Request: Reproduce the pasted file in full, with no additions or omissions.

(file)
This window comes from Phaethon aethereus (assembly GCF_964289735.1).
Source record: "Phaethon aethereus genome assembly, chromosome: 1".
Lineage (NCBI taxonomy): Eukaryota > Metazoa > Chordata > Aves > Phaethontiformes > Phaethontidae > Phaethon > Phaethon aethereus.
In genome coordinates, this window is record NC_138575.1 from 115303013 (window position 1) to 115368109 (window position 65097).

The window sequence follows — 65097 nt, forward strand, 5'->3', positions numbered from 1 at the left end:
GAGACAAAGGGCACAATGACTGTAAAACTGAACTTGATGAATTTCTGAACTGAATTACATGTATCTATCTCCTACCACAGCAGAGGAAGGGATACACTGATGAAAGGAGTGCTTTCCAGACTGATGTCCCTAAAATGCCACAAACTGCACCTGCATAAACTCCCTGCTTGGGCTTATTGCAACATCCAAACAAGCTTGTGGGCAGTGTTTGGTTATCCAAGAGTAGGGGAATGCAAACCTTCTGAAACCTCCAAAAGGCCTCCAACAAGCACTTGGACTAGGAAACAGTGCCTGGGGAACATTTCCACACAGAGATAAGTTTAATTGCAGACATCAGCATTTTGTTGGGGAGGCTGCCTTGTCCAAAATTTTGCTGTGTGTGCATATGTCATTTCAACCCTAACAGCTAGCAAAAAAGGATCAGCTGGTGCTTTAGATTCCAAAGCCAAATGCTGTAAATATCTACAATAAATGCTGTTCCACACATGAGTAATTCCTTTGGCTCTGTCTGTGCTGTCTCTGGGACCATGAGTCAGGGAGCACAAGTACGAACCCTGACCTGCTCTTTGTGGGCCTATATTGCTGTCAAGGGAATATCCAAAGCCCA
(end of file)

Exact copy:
This window comes from Phaethon aethereus (assembly GCF_964289735.1).
Source record: "Phaethon aethereus genome assembly, chromosome: 1".
Lineage (NCBI taxonomy): Eukaryota > Metazoa > Chordata > Aves > Phaethontiformes > Phaethontidae > Phaethon > Phaethon aethereus.
In genome coordinates, this window is record NC_138575.1 from 115303013 (window position 1) to 115368109 (window position 65097).

The window sequence follows — 65097 nt, forward strand, 5'->3', positions numbered from 1 at the left end:
GAGACAAAGGGCACAATGACTGTAAAACTGAACTTGATGAATTTCTGAACTGAATTACATGTATCTATCTCCTACCACAGCAGAGGAAGGGATACACTGATGAAAGGAGTGCTTTCCAGACTGATGTCCCTAAAATGCCACAAACTGCACCTGCATAAACTCCCTGCTTGGGCTTATTGCAACATCCAAACAAGCTTGTGGGCAGTGTTTGGTTATCCAAGAGTAGGGGAATGCAAACCTTCTGAAACCTCCAAAAGGCCTCCAACAAGCACTTGGACTAGGAAACAGTGCCTGGGGAACATTTCCACACAGAGATAAGTTTAATTGCAGACATCAGCATTTTGTTGGGGAGGCTGCCTTGTCCAAAATTTTGCTGTGTGTGCATATGTCATTTCAACCCTAACAGCTAGCAAAAAAGGATCAGCTGGTGCTTTAGATTCCAAAGCCAAATGCTGTAAATATCTACAATAAATGCTGTTCCACACATGAGTAATTCCTTTGGCTCTGTCTGTGCTGTCTCTGGGACCATGAGTCAGGGAGCACAAGTACGAACCCTGACCTGCTCTTTGTGGGCCTATATTGCTGTCAAGGGAATATCCAAAGCCCA